read. As the rude and untaught multitude are no way wrought upon more effectually than by seeing public punishments and executions; so men of letters and education feel their humanity most forcibly exercised, when they attend the obsequies of men who had arrived at any perfection in liberal accomplishments. Theatrical action is to be esteemed as such, except it be objected, that we cannot call that an art which cannot be attained by art. Voice, stature, motion, and other gifts, must be very bountifully bestowed by nature, or labour and industry will but push the unhappy endeavour in that way, the farther off his wishes.

Such an actor as Mr. Betterton ought to be recorded with the same respect as Roscius among the Ro

The greatest orator has thought fit to quote his judgment, and celebrate his life. Roscius was the example to all that would form themselves into proper and winning behaviour. His action was so well adapted to the sentiments he expressed, that the youth of Rome thought they only wanted to be virtuous to be as graceful in their appearance as Roscius. The imagination took a lovely impression of what was great and good; and they who never thought of setting up for the art of imitation, became themselves inimitable characters.

There is no human invention so aptly calculated for the forming a free-born people as that of a theatre. Tully reports, that the celebrated player of whom I am speaking, used frequently to say, “ The perfection of

an actor is only to become what he is doing.” Young men, who are too inattentive, to receive lectures, are irresistibly taken with performances. Hence it is, that I extremely lament the little relish the gentry of this nation have at present for the just and noble representations in some of our tragedies. The operas, which are of late introduced, can leave no trace behind them that can be of service beyond the present moment. To sing and to dance, are accomplishments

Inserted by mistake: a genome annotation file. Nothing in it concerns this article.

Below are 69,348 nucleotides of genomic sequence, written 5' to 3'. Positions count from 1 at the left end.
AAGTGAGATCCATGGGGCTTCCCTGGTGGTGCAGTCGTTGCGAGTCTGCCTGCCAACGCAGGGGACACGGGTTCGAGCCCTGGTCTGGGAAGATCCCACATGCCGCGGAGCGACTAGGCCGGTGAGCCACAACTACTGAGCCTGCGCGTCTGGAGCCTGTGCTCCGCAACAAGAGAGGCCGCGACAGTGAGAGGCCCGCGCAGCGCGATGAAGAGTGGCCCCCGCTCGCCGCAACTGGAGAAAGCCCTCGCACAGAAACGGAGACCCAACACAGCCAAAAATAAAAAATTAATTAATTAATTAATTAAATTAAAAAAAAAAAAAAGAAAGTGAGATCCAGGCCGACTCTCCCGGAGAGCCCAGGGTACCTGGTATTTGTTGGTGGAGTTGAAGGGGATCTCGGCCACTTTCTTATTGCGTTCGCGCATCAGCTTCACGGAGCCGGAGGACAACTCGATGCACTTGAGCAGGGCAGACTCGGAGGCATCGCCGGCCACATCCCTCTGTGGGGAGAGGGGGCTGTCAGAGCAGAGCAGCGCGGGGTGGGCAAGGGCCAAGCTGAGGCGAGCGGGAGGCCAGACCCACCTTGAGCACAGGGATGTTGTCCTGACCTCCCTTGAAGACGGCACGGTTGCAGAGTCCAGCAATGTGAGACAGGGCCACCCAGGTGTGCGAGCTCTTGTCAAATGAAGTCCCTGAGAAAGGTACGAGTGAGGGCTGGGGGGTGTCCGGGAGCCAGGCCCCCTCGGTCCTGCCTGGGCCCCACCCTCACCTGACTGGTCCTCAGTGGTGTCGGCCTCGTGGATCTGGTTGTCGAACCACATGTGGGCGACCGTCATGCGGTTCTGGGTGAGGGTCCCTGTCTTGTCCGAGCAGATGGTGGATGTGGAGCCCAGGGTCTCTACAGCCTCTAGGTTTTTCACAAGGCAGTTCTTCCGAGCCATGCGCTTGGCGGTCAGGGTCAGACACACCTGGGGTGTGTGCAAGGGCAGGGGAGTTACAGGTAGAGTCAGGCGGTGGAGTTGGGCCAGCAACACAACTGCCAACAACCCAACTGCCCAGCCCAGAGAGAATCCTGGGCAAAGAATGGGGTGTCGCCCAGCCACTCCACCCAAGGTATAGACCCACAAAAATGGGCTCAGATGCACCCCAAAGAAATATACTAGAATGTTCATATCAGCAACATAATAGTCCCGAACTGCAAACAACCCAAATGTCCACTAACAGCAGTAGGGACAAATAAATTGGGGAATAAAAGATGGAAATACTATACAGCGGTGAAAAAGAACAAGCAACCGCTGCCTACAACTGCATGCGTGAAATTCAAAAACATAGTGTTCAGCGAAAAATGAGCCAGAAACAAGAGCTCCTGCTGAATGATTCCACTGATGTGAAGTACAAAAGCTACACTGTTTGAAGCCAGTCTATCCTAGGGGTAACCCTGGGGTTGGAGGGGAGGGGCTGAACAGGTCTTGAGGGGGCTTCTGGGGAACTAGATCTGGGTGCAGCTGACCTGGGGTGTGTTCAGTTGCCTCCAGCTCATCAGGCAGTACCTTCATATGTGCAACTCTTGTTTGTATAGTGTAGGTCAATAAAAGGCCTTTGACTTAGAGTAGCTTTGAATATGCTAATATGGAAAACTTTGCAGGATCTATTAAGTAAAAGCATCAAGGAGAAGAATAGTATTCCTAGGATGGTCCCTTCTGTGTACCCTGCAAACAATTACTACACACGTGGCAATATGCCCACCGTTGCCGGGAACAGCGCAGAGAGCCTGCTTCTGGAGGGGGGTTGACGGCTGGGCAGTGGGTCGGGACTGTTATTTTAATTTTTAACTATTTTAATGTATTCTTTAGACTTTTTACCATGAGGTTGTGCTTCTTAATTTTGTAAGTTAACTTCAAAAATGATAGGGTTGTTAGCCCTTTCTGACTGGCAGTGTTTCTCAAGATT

very few have any thoughts of practising; but to speak justiy, and move gracefully, is what every man thinks he does perform, or wishes he did.

I have hardly a notion, that any performer of antiquity could surpass the action of Mr. Betterton in

any of the occasions in which he has appeared on our stage. The wonderful agony which he appeared in, when he examined the circumstance of the handkerchief in Othello; the mixture of love that intruded upon his mind, upon the innocent answers Desdemona makes, betrayed in his gesture such a variety and vicissitude of passions, as would admonish a man to be afraid of his own heart, and perfectly convince him, that it is to stab it, to admit that worst of daggers, jealousy. Whoever reads in his closet this admirable scene, will find that he cannot, except he has as warm an imagination as Shakspeare himself, find any but dry, incoherent, and broken sentences: but a reader that has seen Betterton act it, observes there could not be a word added; that longer speeches had been unnatural, nay, impossible, in Othello's circumstances. The charming passage in the same tragedy, where he tells the manner of winning the affection of his mistress, was urged with so moving and graceful an energy, that while I walked in the Cloisters, I thought of him with the same concern as if I waited for the remains of a person who had in real life done all that I had seen him represent. The gloom of the place, and faint lights before the ceremony appeared, contributed to the melancholy disposition I was in; and I began to be extremely afflicted, that Brutus and Cassius had any difference; that Hotspur's gallantry was so unfortunate; and that the mirth and good humour of Falstaff could not exempt him from the grave. Nay, this occasion in me, who look upon the distinctions amongst men to be merely scenical, raised reflections upon the emptiness of all human perfection and greatness in general ; and I could not but regret, that the sacred heads which lie

buried in the neighbourhood of this little portion of earth in which my poor old friend is deposited, are returned to dust as well as he, and that there is no difference in the grave between the imaginary and the real monarch. This made me say of human life itself with Macbeth:

To-morrow, to-morrow, and to-morrow,